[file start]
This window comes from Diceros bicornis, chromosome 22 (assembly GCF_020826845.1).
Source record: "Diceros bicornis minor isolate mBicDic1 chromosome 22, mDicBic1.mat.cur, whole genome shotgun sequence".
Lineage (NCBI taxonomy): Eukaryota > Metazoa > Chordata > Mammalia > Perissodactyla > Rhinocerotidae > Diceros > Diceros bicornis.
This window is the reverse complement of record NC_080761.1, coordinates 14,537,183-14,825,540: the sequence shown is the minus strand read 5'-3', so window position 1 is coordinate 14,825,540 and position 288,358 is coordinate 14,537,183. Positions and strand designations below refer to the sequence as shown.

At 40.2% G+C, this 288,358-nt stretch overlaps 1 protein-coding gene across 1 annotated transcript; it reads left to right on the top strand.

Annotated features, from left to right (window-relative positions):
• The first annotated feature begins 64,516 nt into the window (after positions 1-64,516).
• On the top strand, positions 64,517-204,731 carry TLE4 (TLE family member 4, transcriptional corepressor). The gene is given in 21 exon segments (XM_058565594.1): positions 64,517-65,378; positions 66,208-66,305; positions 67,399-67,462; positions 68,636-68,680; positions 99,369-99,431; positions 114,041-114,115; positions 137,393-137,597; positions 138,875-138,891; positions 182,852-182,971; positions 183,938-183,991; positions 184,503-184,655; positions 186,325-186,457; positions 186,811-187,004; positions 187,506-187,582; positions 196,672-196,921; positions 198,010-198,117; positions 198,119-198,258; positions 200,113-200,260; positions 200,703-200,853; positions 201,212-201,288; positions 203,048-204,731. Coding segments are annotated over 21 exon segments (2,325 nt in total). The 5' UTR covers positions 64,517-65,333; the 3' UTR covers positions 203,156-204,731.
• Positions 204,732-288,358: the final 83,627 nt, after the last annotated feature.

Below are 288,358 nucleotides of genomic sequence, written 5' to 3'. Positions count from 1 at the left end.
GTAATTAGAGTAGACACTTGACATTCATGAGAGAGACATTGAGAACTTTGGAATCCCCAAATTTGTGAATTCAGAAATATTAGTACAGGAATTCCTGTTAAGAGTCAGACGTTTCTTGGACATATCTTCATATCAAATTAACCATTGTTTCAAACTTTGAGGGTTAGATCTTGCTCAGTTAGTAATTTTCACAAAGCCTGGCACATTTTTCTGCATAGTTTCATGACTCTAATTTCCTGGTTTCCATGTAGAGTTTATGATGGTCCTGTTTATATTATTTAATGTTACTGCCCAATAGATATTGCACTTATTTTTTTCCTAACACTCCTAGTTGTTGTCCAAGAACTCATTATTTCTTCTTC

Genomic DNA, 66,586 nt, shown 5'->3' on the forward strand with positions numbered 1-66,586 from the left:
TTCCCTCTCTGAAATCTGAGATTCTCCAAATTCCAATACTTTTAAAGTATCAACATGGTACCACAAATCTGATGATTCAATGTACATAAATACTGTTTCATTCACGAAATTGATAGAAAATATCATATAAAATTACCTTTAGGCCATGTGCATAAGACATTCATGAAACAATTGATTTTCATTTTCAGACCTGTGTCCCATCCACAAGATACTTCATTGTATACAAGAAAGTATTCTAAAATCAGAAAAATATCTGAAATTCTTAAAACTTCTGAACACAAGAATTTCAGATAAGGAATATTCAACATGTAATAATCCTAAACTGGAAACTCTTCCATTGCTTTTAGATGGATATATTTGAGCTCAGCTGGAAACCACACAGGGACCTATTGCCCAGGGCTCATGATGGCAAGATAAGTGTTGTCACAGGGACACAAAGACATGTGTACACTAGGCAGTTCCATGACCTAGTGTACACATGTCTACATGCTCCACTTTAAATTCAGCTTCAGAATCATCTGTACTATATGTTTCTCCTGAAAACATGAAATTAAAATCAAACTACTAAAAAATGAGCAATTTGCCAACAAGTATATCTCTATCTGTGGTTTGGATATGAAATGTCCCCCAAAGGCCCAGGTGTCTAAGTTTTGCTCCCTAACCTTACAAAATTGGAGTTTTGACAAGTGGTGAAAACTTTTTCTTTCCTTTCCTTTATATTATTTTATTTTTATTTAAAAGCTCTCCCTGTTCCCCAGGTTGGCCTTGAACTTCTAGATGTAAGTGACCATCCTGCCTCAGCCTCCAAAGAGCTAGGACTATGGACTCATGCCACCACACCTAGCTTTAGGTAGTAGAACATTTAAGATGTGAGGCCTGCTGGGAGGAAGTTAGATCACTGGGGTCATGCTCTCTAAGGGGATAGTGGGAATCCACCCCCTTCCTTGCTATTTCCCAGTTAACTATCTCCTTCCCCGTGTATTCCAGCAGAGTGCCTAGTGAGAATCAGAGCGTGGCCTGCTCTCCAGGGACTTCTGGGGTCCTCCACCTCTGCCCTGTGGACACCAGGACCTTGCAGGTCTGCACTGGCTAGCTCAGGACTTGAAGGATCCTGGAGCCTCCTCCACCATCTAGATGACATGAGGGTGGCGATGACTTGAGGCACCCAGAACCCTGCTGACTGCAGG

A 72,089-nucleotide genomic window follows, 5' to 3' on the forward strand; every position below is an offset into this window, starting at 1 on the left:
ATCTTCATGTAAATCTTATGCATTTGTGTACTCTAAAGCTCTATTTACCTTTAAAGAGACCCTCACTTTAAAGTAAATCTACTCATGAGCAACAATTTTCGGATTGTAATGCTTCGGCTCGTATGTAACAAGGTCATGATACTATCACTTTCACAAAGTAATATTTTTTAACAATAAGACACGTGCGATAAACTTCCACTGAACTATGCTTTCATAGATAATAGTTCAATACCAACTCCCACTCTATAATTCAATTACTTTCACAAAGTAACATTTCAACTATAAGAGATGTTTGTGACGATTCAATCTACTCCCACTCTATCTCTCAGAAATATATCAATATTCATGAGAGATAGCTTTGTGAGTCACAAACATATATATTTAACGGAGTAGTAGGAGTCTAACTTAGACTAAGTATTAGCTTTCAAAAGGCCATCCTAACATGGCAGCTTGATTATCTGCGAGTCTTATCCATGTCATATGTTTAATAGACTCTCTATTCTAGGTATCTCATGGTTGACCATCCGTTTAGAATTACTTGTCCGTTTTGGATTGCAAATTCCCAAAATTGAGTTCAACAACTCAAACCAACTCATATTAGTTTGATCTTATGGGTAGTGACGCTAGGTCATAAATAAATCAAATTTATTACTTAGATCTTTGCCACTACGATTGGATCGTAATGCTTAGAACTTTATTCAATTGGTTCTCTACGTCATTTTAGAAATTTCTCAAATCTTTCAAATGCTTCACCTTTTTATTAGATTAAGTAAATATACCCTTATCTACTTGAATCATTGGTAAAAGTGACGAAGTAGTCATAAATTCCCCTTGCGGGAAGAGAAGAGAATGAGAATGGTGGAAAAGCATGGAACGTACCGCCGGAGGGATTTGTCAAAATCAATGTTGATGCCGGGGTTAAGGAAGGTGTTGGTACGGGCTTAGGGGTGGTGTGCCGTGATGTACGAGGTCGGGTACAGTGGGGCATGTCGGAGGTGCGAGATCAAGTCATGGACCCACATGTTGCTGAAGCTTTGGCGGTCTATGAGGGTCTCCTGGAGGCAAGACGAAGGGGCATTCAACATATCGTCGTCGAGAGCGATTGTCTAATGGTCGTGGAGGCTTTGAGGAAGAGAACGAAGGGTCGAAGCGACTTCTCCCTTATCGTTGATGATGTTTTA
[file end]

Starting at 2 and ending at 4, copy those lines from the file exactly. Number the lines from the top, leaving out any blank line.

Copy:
Source record: "Diceros bicornis minor isolate mBicDic1 chromosome 22, mDicBic1.mat.cur, whole genome shotgun sequence".
Lineage (NCBI taxonomy): Eukaryota > Metazoa > Chordata > Mammalia > Perissodactyla > Rhinocerotidae > Diceros > Diceros bicornis.
This window is the reverse complement of record NC_080761.1, coordinates 14,537,183-14,825,540: the sequence shown is the minus strand read 5'-3', so window position 1 is coordinate 14,825,540 and position 288,358 is coordinate 14,537,183. Positions and strand designations below refer to the sequence as shown.